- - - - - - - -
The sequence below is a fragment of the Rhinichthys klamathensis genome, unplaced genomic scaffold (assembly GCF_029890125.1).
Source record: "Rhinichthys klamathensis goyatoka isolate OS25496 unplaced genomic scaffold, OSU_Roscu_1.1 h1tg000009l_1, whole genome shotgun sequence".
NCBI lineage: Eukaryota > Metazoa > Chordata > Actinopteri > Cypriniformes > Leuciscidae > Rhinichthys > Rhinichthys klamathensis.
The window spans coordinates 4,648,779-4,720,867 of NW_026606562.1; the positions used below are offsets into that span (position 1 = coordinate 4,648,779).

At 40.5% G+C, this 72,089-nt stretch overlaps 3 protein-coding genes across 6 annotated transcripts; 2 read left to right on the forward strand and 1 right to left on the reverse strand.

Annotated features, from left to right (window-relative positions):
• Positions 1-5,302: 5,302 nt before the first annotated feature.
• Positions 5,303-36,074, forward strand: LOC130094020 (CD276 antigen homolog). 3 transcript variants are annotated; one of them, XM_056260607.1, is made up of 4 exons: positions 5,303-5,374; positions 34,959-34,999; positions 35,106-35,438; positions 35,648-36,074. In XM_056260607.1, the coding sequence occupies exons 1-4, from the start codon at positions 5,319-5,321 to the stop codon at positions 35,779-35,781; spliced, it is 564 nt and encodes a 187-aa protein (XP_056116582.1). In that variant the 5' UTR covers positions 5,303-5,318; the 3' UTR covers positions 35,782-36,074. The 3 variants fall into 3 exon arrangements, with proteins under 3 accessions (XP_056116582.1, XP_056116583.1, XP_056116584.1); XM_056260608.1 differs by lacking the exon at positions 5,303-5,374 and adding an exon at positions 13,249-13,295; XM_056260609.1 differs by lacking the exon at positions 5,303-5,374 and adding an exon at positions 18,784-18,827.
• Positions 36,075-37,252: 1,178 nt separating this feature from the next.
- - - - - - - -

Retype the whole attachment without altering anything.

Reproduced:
The sequence below is a fragment of the Rhinichthys klamathensis genome, unplaced genomic scaffold (assembly GCF_029890125.1).
Source record: "Rhinichthys klamathensis goyatoka isolate OS25496 unplaced genomic scaffold, OSU_Roscu_1.1 h1tg000009l_1, whole genome shotgun sequence".
NCBI lineage: Eukaryota > Metazoa > Chordata > Actinopteri > Cypriniformes > Leuciscidae > Rhinichthys > Rhinichthys klamathensis.
The window spans coordinates 4,648,779-4,720,867 of NW_026606562.1; the positions used below are offsets into that span (position 1 = coordinate 4,648,779).

At 40.5% G+C, this 72,089-nt stretch overlaps 3 protein-coding genes across 6 annotated transcripts; 2 read left to right on the forward strand and 1 right to left on the reverse strand.

Annotated features, from left to right (window-relative positions):
• Positions 1-5,302: 5,302 nt before the first annotated feature.
• Positions 5,303-36,074, forward strand: LOC130094020 (CD276 antigen homolog). 3 transcript variants are annotated; one of them, XM_056260607.1, is made up of 4 exons: positions 5,303-5,374; positions 34,959-34,999; positions 35,106-35,438; positions 35,648-36,074. In XM_056260607.1, the coding sequence occupies exons 1-4, from the start codon at positions 5,319-5,321 to the stop codon at positions 35,779-35,781; spliced, it is 564 nt and encodes a 187-aa protein (XP_056116582.1). In that variant the 5' UTR covers positions 5,303-5,318; the 3' UTR covers positions 35,782-36,074. The 3 variants fall into 3 exon arrangements, with proteins under 3 accessions (XP_056116582.1, XP_056116583.1, XP_056116584.1); XM_056260608.1 differs by lacking the exon at positions 5,303-5,374 and adding an exon at positions 13,249-13,295; XM_056260609.1 differs by lacking the exon at positions 5,303-5,374 and adding an exon at positions 18,784-18,827.
• Positions 36,075-37,252: 1,178 nt separating this feature from the next.